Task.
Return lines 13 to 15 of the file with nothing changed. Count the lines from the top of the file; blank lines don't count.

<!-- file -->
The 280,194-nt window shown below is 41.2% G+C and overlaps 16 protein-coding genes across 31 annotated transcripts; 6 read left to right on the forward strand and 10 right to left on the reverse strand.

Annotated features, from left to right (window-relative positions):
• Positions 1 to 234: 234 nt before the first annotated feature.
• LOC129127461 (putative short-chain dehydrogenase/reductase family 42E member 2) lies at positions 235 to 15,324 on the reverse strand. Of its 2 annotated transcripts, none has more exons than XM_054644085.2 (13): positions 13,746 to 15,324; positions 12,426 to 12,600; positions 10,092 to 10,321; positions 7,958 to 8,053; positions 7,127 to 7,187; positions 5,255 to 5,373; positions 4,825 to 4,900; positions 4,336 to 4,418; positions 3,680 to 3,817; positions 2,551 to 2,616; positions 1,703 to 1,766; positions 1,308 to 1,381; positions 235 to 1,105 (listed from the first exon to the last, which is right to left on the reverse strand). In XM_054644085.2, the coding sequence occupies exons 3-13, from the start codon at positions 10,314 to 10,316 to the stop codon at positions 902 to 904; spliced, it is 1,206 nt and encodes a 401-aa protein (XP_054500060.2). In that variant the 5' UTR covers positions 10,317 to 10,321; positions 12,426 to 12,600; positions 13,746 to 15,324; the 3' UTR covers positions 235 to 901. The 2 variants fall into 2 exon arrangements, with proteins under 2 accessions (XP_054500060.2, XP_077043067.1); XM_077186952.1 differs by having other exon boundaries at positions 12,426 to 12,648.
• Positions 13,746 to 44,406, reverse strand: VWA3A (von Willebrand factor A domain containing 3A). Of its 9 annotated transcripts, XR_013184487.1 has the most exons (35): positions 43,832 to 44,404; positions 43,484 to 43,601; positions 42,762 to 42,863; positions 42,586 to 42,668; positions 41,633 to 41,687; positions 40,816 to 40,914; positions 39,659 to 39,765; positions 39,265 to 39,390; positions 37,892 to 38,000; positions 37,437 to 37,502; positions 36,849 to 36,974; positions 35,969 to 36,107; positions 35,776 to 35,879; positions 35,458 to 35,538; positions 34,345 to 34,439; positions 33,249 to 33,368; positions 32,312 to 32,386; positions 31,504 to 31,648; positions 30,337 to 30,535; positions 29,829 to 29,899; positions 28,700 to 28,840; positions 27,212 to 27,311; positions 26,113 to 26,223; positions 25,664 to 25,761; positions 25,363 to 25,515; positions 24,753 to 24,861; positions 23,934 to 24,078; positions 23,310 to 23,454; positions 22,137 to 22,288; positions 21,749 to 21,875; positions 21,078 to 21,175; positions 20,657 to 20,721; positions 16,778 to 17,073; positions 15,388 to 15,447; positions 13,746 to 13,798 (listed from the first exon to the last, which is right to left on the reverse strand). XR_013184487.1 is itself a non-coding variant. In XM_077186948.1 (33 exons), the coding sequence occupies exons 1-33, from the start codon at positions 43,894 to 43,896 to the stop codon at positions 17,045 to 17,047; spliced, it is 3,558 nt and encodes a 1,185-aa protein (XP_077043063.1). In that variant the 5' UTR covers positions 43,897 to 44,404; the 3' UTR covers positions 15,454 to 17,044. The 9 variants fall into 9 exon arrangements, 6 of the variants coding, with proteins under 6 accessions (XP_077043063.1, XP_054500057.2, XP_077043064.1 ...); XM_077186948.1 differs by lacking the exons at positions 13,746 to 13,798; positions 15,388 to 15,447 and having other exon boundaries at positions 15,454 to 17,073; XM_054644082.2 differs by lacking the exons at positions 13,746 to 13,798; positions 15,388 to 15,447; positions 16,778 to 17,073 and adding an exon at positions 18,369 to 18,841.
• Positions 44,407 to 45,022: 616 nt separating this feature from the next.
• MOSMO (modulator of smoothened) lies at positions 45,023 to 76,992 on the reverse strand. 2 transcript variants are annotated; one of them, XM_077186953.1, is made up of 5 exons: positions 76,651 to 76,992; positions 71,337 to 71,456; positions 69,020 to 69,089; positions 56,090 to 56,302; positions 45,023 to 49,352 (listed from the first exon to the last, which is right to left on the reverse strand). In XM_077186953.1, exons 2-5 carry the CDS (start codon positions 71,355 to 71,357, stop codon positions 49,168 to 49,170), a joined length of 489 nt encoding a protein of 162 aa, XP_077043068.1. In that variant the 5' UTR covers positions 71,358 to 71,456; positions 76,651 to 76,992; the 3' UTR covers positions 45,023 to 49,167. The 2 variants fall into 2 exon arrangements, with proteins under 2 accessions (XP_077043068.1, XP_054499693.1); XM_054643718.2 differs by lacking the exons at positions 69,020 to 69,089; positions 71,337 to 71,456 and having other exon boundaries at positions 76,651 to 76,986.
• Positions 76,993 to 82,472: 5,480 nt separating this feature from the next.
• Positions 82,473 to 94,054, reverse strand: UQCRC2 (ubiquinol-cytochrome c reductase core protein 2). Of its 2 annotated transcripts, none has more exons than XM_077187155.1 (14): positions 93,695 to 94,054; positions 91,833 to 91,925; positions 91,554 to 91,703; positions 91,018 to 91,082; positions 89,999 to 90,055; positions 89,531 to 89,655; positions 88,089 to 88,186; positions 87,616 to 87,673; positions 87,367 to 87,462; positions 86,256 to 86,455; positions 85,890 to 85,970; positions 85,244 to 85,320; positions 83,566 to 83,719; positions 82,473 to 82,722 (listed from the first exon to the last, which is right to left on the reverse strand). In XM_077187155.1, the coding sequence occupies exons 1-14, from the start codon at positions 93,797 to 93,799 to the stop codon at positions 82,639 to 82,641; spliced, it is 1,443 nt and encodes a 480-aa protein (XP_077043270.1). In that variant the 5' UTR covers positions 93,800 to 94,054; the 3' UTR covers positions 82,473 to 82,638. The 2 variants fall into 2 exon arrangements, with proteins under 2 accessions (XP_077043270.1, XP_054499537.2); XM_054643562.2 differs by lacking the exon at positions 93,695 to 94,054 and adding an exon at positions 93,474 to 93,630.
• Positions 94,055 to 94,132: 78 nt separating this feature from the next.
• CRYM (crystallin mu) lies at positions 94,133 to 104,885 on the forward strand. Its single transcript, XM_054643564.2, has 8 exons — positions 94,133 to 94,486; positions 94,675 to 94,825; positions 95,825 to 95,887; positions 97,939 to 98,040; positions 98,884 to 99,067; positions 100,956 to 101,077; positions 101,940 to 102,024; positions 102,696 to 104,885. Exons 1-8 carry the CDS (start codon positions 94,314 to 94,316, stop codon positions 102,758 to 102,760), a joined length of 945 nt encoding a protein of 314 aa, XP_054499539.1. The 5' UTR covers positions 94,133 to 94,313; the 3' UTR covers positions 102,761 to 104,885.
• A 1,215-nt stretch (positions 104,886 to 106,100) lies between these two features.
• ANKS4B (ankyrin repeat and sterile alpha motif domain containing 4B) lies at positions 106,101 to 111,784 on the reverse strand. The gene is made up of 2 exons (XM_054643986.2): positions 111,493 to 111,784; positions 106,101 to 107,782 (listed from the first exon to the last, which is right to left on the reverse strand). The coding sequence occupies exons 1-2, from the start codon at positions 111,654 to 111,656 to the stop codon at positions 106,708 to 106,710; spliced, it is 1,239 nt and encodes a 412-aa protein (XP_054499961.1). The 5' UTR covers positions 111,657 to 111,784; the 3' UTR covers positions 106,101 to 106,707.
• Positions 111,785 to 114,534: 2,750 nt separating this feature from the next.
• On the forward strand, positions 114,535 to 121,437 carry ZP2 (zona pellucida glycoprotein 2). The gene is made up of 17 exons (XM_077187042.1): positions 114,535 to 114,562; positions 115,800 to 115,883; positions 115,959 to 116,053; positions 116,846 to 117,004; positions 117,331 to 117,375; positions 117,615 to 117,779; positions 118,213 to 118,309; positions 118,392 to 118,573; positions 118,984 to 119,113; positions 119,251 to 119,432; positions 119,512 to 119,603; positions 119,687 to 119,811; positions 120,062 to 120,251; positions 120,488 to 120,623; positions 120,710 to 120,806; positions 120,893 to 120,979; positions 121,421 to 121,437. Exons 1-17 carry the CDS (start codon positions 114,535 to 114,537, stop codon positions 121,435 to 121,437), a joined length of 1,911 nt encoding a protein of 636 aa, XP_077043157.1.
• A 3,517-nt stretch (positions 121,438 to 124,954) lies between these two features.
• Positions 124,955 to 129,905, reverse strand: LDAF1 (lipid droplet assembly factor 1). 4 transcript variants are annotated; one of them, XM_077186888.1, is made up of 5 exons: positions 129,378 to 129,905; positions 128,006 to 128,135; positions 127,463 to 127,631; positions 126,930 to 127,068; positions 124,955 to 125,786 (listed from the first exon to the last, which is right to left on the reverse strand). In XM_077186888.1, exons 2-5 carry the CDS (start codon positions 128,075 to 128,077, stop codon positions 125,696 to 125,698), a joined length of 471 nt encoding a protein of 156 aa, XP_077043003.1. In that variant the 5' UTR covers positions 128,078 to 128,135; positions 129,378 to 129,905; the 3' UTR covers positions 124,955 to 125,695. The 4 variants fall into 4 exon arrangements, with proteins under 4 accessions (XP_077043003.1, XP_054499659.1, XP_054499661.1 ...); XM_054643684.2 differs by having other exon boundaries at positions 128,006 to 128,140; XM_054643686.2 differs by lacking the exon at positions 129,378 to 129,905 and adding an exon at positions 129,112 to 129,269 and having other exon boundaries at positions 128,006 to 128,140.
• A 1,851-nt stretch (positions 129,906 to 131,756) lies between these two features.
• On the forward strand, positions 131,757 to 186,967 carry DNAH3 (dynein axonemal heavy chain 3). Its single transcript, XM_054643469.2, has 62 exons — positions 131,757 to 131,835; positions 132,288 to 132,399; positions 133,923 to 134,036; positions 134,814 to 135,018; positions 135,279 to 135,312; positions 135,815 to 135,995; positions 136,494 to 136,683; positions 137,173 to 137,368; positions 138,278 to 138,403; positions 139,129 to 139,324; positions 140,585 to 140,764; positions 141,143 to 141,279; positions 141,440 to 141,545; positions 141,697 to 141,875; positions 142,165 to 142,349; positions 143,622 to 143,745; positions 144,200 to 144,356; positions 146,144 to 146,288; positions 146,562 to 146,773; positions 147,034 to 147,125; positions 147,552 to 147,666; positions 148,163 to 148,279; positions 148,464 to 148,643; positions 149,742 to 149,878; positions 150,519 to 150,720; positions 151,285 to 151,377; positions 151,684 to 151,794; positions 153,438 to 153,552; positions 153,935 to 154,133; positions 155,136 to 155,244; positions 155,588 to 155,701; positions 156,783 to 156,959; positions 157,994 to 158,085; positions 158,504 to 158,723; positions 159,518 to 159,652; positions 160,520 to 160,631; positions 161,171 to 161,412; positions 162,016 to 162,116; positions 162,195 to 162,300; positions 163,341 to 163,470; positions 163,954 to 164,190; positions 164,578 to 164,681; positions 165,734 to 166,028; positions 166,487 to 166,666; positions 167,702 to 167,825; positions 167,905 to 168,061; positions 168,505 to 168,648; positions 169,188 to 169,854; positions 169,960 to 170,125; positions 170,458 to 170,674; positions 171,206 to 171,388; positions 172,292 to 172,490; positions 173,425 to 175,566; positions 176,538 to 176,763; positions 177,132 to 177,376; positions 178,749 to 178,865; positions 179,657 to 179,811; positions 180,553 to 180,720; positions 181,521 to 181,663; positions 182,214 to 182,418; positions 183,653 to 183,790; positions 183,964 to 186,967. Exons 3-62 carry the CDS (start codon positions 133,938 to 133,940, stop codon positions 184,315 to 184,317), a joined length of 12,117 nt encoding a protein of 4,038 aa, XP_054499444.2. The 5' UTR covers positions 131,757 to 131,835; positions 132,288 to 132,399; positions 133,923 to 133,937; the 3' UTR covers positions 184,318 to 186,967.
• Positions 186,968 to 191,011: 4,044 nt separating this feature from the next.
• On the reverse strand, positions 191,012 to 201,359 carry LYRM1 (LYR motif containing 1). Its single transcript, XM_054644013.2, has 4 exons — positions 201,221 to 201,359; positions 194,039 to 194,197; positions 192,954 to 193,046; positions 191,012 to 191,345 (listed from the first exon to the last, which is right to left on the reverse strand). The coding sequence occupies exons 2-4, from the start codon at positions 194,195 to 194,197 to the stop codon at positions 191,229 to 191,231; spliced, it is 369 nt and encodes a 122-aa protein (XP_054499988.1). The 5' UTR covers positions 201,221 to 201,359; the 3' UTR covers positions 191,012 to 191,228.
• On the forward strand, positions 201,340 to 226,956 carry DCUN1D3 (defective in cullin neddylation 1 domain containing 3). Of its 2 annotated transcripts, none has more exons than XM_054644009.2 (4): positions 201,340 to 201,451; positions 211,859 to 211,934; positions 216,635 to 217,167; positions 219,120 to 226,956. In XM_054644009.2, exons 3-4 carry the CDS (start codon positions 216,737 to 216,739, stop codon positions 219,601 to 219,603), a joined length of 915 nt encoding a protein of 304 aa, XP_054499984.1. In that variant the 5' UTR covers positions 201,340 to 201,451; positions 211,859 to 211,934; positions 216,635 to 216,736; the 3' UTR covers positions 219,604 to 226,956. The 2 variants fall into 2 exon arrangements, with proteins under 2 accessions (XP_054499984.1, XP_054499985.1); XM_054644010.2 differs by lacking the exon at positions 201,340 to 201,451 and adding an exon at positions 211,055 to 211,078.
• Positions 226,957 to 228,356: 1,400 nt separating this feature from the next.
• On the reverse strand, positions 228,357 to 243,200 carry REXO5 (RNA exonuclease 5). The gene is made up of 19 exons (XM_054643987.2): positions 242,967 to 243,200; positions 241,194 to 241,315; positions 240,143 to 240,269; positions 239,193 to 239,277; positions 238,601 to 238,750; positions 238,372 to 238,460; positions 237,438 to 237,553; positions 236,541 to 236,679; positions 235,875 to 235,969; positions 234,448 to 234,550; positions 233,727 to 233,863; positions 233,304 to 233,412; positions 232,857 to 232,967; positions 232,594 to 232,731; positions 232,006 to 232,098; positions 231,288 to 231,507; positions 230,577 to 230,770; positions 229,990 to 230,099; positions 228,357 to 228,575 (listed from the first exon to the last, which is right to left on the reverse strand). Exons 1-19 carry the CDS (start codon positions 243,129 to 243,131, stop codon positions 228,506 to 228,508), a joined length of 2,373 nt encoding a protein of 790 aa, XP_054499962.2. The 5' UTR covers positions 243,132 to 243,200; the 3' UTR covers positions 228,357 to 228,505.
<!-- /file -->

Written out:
• ANKS4B (ankyrin repeat and sterile alpha motif domain containing 4B) lies at positions 106,101 to 111,784 on the reverse strand. The gene is made up of 2 exons (XM_054643986.2): positions 111,493 to 111,784; positions 106,101 to 107,782 (listed from the first exon to the last, which is right to left on the reverse strand). The coding sequence occupies exons 1-2, from the start codon at positions 111,654 to 111,656 to the stop codon at positions 106,708 to 106,710; spliced, it is 1,239 nt and encodes a 412-aa protein (XP_054499961.1). The 5' UTR covers positions 111,657 to 111,784; the 3' UTR covers positions 106,101 to 106,707.
• Positions 111,785 to 114,534: 2,750 nt separating this feature from the next.
• On the forward strand, positions 114,535 to 121,437 carry ZP2 (zona pellucida glycoprotein 2). The gene is made up of 17 exons (XM_077187042.1): positions 114,535 to 114,562; positions 115,800 to 115,883; positions 115,959 to 116,053; positions 116,846 to 117,004; positions 117,331 to 117,375; positions 117,615 to 117,779; positions 118,213 to 118,309; positions 118,392 to 118,573; positions 118,984 to 119,113; positions 119,251 to 119,432; positions 119,512 to 119,603; positions 119,687 to 119,811; positions 120,062 to 120,251; positions 120,488 to 120,623; positions 120,710 to 120,806; positions 120,893 to 120,979; positions 121,421 to 121,437. Exons 1-17 carry the CDS (start codon positions 114,535 to 114,537, stop codon positions 121,435 to 121,437), a joined length of 1,911 nt encoding a protein of 636 aa, XP_077043157.1.